Indian children are often addicted to screens for games and low-quality programmes

Parents, grandparents and caregivers who are raising children should heed WHO guidelines on screen time

  • Published 1.05.19, 3:38 PM
  • Updated 1.05.19, 3:38 PM
  • 3 mins read
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According to the World Health Organization, children below the age of two should not be exposed to screens at all (Shutterstock)

Sir — The guidelines issued by the World Health Organization should serve as a timely caveat for all (“Dark screen”, April 30). These days, everyone seems to be addicted to electronic devices, whether these are smartphones, tablets or the television. This has adversely affected our lifestyles at the personal and social levels. It has encroached upon the time reserved even for family. Exposure to the screen for an unchecked amount of time can be detrimental to one’s cognitive abilities. At first, it seems that the information gathered online makes one smarter, but in reality it hampers a person’s ability to delve deeper into a subject and acquire proper knowledge. This might be reflected in the academic performances of schoolchildren.

The advisory suggests that screen time should be limited for children aged between two and four, and infants below the age of two should not be exposed to the screen at all. Besides preventing the direct harm that it might cause to the children, this is also important in the long term. If kids acquire the habit of using gadgets all the time in their early years, their addiction will only increase with age. This is already evident in the strange allure that such electronic gadgets hold among the youth today. There are reports of teenagers committing suicide on being denied fancy electronic devices.

Healthy habits, like proper sleep patterns and regular exercise, should be inculcated in kids. The WHO’s urge is a right step in that direction.

Pramatha R. Bhattacharya,

Calcutta

Sir — The WHO has recommended restricting screen time among children of different age groups for better health practices right from the beginning of their lives. This is a great lesson to be learnt by Indian parents, grandparents and caregivers for bringing up children.

David Hill, an American paediatrician, has remarked that technology is developing faster than the scientific study on the effects that new devices have on young brains. Electronic devices like computers, smartphones and TVs are widely used in Indian households and children are often found to be addicted to electronic screens for video games and low-quality programmes. Adults from all fields — paediatricians, sociologists, psychologists and the government bodies dealing with childcare — should coordinate to create public awareness in this regard.

Jahar Saha,

Calcutta

Speak up

Sir — It is heartening that the legacy of bold rationalists such as Narendra Dabholkar lives on even after their death (“Dabholkar’s war on superstition rages on”, April 27). With every passing day, India is regressing further into the past, as political leaders have begun to profess and cultivate an unscientific temper. Recently, Pragya Singh Thakur claimed that drinking cow urine cured her cancer — it has now been revealed that she had undergone surgery to prevent the recurrence of the disease. This is abetted because not only does the prime minister of the country stand by such outlandish theories — he claimed that the first plastic surgery in history was that of Lord Ganesh — but several researchers have begun to spew similar irrational comments at eminent science congresses.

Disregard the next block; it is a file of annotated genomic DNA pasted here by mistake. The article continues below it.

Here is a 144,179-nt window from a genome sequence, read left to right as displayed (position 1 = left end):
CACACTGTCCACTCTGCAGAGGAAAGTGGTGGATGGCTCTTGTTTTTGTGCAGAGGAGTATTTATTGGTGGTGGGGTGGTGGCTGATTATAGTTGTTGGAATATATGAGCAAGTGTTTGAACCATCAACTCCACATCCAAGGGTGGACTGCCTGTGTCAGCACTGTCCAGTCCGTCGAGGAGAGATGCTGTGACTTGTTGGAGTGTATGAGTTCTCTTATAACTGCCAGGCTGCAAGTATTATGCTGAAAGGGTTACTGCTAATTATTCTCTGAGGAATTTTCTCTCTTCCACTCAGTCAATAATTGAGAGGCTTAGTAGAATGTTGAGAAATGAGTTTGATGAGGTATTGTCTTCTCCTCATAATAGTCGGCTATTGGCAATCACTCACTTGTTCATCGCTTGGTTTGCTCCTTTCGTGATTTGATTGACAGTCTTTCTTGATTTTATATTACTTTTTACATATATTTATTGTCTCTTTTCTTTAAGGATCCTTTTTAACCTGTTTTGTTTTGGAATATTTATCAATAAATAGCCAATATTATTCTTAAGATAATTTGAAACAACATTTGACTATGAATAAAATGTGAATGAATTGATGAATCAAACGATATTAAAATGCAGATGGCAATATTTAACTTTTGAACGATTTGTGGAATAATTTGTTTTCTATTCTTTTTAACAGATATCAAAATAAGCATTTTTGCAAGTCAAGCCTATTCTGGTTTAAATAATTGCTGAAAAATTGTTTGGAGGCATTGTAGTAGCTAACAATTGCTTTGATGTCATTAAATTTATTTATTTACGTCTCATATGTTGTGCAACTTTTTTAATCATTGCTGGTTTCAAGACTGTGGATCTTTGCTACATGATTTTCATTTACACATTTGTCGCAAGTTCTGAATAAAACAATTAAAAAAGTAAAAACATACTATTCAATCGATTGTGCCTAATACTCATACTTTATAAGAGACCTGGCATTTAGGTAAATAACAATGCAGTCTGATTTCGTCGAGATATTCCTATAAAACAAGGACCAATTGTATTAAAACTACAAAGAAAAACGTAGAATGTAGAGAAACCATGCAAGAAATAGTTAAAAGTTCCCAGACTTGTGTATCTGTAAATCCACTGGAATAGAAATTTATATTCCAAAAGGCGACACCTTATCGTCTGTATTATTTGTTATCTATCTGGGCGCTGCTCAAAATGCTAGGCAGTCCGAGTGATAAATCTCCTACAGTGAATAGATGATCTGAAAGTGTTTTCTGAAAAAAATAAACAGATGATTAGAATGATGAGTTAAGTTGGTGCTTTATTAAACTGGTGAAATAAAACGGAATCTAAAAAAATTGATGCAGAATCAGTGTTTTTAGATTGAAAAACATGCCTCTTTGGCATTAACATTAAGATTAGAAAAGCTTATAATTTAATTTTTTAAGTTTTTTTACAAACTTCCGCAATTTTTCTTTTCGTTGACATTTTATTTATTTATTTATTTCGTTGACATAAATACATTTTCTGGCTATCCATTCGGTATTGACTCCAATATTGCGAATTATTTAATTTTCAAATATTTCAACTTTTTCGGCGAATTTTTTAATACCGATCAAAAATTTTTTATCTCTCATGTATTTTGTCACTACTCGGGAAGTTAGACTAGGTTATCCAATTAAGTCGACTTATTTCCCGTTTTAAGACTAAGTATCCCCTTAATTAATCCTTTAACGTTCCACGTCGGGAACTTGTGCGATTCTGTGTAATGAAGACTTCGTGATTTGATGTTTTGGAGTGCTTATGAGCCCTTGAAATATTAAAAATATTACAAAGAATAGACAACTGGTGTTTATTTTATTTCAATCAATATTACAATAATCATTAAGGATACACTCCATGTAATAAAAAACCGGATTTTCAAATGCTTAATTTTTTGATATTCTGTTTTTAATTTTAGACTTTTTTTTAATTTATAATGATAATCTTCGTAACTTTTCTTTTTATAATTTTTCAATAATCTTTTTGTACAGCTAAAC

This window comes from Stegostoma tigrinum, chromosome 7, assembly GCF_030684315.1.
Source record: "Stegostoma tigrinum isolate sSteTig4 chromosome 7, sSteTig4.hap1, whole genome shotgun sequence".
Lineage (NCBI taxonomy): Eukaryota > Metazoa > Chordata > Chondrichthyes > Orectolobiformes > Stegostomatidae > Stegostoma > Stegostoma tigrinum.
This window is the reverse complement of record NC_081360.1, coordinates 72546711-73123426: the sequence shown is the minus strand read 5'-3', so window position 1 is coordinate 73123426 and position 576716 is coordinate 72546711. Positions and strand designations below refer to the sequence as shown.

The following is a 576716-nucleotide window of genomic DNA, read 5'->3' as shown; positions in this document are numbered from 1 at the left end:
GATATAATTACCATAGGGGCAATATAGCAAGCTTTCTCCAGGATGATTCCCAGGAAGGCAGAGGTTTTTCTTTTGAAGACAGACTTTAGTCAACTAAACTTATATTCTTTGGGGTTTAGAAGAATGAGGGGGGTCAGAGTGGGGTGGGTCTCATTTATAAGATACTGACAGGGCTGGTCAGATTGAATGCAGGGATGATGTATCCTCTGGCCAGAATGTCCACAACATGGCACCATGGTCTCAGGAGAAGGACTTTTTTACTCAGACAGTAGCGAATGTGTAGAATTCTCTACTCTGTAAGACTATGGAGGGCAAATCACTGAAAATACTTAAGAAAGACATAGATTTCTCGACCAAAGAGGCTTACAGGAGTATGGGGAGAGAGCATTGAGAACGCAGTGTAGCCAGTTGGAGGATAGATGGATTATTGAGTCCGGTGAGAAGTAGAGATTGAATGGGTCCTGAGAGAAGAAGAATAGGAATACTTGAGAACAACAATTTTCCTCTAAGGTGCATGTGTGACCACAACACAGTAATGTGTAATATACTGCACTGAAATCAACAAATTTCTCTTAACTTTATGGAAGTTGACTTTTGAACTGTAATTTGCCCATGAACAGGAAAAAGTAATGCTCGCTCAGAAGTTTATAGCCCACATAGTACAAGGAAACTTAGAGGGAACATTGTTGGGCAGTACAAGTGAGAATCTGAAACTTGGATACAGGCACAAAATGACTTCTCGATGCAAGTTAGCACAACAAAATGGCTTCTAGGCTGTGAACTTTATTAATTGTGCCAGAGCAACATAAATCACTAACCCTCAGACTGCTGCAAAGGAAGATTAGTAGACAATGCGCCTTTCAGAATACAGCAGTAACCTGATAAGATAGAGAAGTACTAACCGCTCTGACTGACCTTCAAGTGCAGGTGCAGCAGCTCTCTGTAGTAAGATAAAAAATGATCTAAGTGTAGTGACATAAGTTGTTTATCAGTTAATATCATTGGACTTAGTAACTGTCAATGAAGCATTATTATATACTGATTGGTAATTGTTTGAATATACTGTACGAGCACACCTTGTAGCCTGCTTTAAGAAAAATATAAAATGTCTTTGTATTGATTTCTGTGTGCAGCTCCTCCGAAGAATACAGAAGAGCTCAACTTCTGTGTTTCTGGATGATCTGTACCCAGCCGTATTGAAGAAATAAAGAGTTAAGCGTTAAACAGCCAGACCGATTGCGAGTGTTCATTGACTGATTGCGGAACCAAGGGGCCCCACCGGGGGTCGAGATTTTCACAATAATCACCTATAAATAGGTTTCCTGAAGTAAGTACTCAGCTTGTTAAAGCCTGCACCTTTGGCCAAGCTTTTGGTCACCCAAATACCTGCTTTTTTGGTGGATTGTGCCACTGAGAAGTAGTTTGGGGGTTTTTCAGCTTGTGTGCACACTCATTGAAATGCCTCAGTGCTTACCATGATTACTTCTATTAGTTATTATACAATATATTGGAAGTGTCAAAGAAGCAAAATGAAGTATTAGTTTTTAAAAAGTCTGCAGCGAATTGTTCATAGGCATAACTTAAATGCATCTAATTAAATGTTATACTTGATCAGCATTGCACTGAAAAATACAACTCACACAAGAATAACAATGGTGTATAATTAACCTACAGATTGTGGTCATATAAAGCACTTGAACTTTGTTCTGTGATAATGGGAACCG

At such a time, it has become even more necessary to expose fake godmen and save lives from being sacrificed at the altar of superstition. Like Dabholkar’s Maharashtra Andhashraddha Nirmoolan Samiti, everyone should speak up against superstitious practices, and make the voice of reason stronger.

Shreya Chakraborty,

Calcutta

Quench the thirst

Sir — It was heartening to note that a 71-year-old man offers water to thirsty passers-by on Tallah bridge, and keeps water and grains for birds. His act proves that he is a benevolent human being and a responsible citizen. Summer is making its presence felt in the city, and with the rising temperatures, the risk of high fever, heat-stroke and dehydration are also increasing. We should avoid outdoor activities in the sun, and consume plenty of fluids. Many birds die during summer because of the lack of water. Everyone should store water and grains in their backyards or on their rooftops to help birds survive this blistering heat.

Kiran Agarwal,

Calcutta

Lonely planet

Sir — Many elderly people suffer from loneliness, but their company is often avoided by the young. The gesture shown by three friends in Alabama, who spotted an old lady sitting alone at a diner and asked her to join their table reflects not only their sensitivity but also the fact that loneliness is a universal phenomenon (“Act of kindness to lonely widow grabs Net’s attention”, April 27). In Calcutta, too, many people who live alone have lonely lives. Perhaps the local clubs, who organize events such as blood donation camps and festivals, could help them by asking some members to check up on them regularly.

Sanjit Ghatak,

Narendrapur